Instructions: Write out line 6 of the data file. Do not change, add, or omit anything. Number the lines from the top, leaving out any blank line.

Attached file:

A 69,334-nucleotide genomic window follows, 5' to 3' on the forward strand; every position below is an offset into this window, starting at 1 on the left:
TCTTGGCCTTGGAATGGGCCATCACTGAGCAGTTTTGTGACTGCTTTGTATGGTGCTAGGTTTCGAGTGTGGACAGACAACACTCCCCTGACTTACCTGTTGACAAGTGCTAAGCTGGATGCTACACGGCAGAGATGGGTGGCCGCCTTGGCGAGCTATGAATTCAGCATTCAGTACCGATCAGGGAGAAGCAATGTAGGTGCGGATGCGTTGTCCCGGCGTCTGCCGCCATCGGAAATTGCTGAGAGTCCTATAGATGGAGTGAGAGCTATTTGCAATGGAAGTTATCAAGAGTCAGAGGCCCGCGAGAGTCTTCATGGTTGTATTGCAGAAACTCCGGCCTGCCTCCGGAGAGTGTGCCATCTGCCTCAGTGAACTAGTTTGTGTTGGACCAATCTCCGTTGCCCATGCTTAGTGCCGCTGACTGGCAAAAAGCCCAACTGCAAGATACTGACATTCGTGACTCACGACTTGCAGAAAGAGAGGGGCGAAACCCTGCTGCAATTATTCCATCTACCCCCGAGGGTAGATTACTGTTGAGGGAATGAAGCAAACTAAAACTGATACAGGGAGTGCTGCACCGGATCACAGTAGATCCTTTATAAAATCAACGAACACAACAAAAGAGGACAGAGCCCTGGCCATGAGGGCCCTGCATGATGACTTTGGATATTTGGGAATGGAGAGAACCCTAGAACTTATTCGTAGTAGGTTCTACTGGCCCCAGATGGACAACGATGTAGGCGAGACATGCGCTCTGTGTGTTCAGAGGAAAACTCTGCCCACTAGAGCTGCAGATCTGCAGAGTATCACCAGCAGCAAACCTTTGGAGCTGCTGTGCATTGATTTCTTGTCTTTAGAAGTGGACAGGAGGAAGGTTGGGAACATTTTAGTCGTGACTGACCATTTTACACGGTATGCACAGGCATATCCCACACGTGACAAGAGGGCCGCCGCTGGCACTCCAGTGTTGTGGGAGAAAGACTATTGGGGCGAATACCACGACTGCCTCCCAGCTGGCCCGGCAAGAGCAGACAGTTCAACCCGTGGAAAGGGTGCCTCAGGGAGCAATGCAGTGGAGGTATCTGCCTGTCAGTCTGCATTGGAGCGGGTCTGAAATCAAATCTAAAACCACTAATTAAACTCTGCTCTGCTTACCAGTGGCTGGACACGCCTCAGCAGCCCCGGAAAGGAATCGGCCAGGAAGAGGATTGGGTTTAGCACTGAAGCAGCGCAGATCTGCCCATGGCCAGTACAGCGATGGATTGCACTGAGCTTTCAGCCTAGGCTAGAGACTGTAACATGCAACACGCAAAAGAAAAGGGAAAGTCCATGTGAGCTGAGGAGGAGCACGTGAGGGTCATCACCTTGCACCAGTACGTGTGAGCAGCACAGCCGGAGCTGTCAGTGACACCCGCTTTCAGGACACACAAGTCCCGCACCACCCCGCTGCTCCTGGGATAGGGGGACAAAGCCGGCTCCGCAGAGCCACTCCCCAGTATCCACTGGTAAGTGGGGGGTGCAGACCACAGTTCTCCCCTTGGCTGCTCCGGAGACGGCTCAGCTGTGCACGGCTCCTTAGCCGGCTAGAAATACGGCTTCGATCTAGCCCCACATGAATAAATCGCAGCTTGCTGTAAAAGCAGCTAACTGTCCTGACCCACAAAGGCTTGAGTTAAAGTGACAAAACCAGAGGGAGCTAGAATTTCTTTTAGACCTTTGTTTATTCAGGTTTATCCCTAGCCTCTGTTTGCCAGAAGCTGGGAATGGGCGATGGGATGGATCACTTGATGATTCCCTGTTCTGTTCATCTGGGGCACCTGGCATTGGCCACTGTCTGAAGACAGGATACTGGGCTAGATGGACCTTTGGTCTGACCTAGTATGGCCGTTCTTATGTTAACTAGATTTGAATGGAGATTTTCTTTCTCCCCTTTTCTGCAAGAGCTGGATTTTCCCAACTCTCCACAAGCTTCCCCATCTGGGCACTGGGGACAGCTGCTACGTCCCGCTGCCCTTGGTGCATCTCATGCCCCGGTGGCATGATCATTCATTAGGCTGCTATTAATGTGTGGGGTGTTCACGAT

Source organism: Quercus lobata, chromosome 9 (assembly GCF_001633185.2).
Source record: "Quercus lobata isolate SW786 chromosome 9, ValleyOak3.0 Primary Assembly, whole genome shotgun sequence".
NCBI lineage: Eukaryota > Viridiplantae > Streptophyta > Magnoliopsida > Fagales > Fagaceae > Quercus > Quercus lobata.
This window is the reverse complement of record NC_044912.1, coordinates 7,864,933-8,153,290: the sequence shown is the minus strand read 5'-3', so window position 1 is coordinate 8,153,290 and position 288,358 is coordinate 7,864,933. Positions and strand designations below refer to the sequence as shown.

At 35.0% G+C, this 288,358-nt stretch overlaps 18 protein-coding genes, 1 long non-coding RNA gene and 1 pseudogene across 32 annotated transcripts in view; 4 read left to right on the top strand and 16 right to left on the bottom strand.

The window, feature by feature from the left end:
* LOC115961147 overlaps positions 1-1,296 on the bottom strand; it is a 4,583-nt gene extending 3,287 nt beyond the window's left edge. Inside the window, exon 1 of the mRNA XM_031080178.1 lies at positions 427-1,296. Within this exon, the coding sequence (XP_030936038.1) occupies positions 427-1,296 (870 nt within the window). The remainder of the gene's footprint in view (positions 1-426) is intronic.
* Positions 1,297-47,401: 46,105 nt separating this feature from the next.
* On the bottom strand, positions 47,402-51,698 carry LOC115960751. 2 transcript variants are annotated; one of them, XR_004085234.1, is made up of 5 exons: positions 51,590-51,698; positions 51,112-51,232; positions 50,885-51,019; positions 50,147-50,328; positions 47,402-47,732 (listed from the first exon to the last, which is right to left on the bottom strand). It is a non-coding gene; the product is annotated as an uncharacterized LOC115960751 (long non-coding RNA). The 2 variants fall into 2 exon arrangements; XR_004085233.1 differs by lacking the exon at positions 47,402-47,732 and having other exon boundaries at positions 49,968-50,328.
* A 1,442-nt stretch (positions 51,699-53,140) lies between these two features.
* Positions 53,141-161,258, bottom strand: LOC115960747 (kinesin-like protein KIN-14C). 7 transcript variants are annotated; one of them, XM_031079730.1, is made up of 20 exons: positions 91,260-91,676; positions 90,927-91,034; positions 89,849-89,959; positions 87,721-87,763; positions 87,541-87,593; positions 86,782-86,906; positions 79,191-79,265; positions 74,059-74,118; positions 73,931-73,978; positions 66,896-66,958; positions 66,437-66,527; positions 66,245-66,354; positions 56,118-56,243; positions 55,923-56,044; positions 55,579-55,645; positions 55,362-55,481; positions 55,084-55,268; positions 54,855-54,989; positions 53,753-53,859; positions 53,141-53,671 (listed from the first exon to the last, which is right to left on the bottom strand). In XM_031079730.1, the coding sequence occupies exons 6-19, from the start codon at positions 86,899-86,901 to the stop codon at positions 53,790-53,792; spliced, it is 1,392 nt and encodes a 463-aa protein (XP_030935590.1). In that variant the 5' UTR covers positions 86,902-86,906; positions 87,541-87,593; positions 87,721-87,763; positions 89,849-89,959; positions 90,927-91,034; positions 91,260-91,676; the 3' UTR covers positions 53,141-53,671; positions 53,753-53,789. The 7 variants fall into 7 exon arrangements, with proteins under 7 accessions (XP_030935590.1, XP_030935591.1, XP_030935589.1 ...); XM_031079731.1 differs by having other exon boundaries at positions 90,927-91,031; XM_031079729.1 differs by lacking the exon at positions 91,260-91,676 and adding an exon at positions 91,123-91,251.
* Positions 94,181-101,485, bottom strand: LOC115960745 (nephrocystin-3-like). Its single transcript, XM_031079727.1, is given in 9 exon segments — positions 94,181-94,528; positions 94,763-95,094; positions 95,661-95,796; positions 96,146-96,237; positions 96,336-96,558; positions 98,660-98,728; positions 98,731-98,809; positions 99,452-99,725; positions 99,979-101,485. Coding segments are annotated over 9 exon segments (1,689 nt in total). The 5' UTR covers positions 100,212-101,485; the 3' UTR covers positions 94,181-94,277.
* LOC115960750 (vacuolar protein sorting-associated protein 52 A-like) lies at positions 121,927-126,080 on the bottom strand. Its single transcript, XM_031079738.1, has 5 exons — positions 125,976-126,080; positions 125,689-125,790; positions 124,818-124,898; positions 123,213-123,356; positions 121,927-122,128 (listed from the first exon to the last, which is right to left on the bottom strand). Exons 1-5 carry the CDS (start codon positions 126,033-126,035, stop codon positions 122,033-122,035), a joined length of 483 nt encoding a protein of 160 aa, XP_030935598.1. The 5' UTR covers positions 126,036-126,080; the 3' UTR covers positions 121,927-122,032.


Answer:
This window is the reverse complement of record NC_044912.1, coordinates 7,864,933-8,153,290: the sequence shown is the minus strand read 5'-3', so window position 1 is coordinate 8,153,290 and position 288,358 is coordinate 7,864,933. Positions and strand designations below refer to the sequence as shown.